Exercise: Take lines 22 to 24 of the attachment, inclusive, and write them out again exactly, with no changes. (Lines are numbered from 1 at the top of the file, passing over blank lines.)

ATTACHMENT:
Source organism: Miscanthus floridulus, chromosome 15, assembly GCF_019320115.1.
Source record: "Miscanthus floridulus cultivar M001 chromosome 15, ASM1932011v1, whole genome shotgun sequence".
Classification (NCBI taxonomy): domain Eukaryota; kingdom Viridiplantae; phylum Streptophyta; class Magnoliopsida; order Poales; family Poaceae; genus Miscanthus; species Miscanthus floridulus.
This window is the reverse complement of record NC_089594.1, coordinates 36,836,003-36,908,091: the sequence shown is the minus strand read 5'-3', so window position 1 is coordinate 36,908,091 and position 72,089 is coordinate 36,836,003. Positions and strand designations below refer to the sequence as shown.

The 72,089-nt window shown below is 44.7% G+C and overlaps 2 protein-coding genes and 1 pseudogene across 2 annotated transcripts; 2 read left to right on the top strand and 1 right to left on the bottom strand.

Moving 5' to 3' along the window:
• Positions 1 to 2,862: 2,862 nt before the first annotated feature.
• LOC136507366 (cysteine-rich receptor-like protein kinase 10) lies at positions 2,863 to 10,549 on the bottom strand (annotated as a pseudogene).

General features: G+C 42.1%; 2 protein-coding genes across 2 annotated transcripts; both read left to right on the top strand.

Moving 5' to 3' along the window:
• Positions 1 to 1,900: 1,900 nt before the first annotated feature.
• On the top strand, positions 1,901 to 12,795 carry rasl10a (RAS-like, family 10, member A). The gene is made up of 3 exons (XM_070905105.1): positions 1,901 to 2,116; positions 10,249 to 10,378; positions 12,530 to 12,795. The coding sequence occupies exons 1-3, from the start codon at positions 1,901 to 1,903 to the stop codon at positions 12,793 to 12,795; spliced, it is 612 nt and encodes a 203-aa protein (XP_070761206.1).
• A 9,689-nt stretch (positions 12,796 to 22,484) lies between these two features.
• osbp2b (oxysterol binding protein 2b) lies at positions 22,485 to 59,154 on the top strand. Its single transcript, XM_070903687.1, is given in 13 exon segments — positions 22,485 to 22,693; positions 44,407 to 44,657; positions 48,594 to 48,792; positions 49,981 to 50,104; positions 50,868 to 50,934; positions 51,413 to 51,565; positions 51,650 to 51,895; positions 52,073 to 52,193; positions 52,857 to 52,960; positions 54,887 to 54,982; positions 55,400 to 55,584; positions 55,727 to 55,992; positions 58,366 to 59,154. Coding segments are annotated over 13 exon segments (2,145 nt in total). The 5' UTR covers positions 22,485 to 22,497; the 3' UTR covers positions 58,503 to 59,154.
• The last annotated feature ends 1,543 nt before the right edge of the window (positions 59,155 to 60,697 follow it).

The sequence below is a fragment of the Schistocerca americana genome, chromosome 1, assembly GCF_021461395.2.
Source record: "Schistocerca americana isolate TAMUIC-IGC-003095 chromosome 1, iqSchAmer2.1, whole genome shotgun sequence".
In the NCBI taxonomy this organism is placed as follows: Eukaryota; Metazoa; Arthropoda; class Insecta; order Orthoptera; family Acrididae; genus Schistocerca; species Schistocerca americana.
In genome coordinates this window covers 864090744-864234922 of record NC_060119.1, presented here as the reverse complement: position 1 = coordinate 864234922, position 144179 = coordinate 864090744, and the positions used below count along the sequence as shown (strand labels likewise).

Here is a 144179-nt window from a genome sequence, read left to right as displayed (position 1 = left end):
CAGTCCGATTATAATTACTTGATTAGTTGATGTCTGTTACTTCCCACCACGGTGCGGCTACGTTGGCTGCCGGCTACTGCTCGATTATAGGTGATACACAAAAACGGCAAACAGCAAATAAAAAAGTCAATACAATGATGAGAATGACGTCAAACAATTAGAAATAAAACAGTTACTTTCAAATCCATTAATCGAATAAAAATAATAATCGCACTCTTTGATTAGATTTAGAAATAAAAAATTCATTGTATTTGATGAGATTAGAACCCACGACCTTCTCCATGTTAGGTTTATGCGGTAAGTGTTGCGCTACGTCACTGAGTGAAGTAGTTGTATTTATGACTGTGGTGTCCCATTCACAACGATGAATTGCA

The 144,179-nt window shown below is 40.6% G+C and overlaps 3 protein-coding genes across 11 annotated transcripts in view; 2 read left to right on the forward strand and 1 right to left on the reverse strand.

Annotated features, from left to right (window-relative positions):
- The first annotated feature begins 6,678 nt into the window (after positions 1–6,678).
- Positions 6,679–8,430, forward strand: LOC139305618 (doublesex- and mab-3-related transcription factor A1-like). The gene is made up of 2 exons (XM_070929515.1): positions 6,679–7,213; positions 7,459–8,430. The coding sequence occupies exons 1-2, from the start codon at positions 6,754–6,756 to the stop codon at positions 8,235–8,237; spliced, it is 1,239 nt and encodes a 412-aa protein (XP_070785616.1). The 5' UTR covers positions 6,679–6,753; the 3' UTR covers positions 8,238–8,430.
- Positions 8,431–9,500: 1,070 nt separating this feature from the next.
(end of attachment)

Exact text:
The 144,179-nt window shown below is 40.6% G+C and overlaps 3 protein-coding genes across 11 annotated transcripts in view; 2 read left to right on the forward strand and 1 right to left on the reverse strand.

Annotated features, from left to right (window-relative positions):
- The first annotated feature begins 6,678 nt into the window (after positions 1–6,678).